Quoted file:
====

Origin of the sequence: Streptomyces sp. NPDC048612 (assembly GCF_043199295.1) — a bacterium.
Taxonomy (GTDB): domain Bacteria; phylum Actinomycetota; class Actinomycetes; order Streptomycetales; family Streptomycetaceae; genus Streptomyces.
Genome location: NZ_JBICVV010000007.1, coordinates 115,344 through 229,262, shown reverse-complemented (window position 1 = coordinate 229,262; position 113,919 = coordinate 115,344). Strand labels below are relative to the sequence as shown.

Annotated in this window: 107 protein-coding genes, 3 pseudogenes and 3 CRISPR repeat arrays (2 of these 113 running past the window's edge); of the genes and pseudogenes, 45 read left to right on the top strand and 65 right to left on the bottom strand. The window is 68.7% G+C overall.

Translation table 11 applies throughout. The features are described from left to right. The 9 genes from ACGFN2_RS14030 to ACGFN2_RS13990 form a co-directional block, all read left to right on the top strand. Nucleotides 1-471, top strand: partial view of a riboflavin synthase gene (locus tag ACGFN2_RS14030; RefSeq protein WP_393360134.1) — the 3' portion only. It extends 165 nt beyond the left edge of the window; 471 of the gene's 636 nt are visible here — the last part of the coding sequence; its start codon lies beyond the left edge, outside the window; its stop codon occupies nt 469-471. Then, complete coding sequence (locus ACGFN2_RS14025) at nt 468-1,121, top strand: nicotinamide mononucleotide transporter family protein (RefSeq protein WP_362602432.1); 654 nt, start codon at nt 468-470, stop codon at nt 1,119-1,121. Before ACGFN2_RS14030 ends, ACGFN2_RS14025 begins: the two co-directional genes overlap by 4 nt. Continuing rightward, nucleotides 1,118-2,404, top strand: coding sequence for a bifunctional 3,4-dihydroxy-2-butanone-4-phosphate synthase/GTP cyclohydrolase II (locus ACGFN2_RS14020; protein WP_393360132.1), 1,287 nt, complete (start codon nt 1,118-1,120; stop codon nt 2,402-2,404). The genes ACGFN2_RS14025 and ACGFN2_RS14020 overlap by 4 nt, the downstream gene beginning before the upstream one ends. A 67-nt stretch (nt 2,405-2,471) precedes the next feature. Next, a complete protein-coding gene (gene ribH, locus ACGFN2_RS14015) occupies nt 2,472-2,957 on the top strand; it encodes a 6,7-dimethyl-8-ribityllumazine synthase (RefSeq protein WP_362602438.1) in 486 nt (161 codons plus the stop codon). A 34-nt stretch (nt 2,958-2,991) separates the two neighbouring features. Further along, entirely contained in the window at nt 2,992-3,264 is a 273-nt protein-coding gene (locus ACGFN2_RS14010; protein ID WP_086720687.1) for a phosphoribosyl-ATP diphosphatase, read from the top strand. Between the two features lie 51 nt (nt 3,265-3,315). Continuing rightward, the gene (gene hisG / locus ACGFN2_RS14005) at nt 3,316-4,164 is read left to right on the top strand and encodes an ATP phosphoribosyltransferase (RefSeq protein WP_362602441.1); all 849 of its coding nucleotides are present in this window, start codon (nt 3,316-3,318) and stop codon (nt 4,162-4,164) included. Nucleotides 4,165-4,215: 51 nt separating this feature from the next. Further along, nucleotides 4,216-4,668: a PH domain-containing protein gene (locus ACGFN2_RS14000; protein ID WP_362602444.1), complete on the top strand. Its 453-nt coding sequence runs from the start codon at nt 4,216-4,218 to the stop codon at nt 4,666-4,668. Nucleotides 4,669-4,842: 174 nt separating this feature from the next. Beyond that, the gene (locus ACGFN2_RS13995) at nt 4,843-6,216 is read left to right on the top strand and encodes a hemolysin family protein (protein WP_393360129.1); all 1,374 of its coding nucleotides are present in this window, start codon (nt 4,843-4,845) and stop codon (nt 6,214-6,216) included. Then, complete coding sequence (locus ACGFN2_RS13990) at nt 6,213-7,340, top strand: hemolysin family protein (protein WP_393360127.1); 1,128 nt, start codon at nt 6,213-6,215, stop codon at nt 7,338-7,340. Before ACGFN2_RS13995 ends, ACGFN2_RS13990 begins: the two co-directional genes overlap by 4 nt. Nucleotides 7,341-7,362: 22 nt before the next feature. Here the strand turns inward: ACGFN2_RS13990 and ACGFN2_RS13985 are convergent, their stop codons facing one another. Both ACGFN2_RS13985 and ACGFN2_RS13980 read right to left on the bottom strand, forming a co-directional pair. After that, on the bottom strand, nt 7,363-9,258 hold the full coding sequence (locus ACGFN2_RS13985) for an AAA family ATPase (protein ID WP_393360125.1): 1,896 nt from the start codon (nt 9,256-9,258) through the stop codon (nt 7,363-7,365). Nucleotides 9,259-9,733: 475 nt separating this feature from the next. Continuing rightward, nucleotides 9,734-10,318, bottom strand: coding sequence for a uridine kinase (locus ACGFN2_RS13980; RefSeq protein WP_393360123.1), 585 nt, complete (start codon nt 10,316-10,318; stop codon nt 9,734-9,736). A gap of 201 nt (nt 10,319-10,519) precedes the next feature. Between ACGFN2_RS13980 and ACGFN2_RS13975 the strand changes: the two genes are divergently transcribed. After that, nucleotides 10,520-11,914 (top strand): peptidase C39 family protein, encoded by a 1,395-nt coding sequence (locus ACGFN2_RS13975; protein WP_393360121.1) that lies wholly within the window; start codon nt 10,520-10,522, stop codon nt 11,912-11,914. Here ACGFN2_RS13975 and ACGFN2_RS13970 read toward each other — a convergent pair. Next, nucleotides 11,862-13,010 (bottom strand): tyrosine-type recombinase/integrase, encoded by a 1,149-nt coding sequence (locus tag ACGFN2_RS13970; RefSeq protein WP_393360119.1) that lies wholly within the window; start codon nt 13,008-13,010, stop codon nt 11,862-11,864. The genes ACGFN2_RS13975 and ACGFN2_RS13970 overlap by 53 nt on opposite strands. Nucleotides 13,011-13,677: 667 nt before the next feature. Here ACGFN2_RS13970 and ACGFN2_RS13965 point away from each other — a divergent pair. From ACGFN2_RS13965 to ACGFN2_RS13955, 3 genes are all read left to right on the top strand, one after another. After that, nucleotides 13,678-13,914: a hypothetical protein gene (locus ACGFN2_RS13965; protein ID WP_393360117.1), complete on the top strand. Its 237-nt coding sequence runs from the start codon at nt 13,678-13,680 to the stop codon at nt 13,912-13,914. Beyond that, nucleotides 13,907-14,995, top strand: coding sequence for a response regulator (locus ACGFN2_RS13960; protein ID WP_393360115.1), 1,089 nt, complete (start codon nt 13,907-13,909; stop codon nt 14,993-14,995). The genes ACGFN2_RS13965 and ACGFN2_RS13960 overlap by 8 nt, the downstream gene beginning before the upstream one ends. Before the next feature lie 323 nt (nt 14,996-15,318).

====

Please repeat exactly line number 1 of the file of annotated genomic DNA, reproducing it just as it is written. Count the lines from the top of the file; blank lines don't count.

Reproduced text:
Origin of the sequence: Streptomyces sp. NPDC048612 (assembly GCF_043199295.1) — a bacterium.